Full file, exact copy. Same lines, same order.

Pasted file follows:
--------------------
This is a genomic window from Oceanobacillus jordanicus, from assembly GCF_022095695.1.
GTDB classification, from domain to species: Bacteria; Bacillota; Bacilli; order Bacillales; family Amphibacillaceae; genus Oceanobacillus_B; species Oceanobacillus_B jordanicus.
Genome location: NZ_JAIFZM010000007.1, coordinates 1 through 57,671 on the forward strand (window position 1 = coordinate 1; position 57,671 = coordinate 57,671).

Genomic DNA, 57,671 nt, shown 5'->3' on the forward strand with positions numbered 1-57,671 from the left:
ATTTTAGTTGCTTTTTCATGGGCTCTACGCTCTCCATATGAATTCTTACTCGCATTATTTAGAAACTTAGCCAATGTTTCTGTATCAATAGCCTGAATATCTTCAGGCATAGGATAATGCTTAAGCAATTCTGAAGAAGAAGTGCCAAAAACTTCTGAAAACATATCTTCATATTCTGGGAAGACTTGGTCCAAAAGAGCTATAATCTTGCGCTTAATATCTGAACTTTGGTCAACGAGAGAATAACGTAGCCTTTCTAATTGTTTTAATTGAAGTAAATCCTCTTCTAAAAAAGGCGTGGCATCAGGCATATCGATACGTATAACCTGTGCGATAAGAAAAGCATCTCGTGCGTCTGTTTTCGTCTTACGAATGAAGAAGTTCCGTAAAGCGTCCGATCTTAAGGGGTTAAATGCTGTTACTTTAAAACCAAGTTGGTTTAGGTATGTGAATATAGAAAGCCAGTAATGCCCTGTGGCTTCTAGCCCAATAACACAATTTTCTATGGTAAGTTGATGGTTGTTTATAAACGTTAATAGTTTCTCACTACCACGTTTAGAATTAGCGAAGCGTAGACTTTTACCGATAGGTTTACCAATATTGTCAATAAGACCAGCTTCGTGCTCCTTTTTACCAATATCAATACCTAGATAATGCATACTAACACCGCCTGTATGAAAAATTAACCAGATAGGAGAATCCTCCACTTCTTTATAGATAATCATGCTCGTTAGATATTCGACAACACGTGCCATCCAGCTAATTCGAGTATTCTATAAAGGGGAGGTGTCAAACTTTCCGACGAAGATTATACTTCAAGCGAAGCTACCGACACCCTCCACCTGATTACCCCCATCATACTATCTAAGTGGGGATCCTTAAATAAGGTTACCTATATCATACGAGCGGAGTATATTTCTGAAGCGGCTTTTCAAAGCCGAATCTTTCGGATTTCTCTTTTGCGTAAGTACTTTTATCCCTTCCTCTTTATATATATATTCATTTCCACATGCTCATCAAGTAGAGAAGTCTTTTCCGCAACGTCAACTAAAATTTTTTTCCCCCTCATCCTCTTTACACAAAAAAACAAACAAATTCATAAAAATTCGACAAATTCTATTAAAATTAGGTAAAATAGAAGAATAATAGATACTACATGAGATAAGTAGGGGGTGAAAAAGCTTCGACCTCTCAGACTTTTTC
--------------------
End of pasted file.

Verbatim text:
This is a genomic window from Oceanobacillus jordanicus, from assembly GCF_022095695.1.
GTDB classification, from domain to species: Bacteria; Bacillota; Bacilli; order Bacillales; family Amphibacillaceae; genus Oceanobacillus_B; species Oceanobacillus_B jordanicus.
Genome location: NZ_JAIFZM010000007.1, coordinates 1 through 57,671 on the forward strand (window position 1 = coordinate 1; position 57,671 = coordinate 57,671).

Genomic DNA, 57,671 nt, shown 5'->3' on the forward strand with positions numbered 1-57,671 from the left:
ATTTTAGTTGCTTTTTCATGGGCTCTACGCTCTCCATATGAATTCTTACTCGCATTATTTAGAAACTTAGCCAATGTTTCTGTATCAATAGCCTGAATATCTTCAGGCATAGGATAATGCTTAAGCAATTCTGAAGAAGAAGTGCCAAAAACTTCTGAAAACATATCTTCATATTCTGGGAAGACTTGGTCCAAAAGAGCTATAATCTTGCGCTTAATATCTGAACTTTGGTCAACGAGAGAATAACGTAGCCTTTCTAATTGTTTTAATTGAAGTAAATCCTCTTCTAAAAAAGGCGTGGCATCAGGCATATCGATACGTATAACCTGTGCGATAAGAAAAGCATCTCGTGCGTCTGTTTTCGTCTTACGAATGAAGAAGTTCCGTAAAGCGTCCGATCTTAAGGGGTTAAATGCTGTTACTTTAAAACCAAGTTGGTTTAGGTATGTGAATATAGAAAGCCAGTAATGCCCTGTGGCTTCTAGCCCAATAACACAATTTTCTATGGTAAGTTGATGGTTGTTTATAAACGTTAATAGTTTCTCACTACCACGTTTAGAATTAGCGAAGCGTAGACTTTTACCGATAGGTTTACCAATATTGTCAATAAGACCAGCTTCGTGCTCCTTTTTACCAATATCAATACCTAGATAATGCATACTAACACCGCCTGTATGAAAAATTAACCAGATAGGAGAATCCTCCACTTCTTTATAGATAATCATGCTCGTTAGATATTCGACAACACGTGCCATCCAGCTAATTCGAGTATTCTATAAAGGGGAGGTGTCAAACTTTCCGACGAAGATTATACTTCAAGCGAAGCTACCGACACCCTCCACCTGATTACCCCCATCATACTATCTAAGTGGGGATCCTTAAATAAGGTTACCTATATCATACGAGCGGAGTATATTTCTGAAGCGGCTTTTCAAAGCCGAATCTTTCGGATTTCTCTTTTGCGTAAGTACTTTTATCCCTTCCTCTTTATATATATATTCATTTCCACATGCTCATCAAGTAGAGAAGTCTTTTCCGCAACGTCAACTAAAATTTTTTTCCCCCTCATCCTCTTTACACAAAAAAACAAACAAATTCATAAAAATTCGACAAATTCTATTAAAATTAGGTAAAATAGAAGAATAATAGATACTACATGAGATAAGTAGGGGGTGAAAAAGCTTCGACCTCTCAGACTTTTTC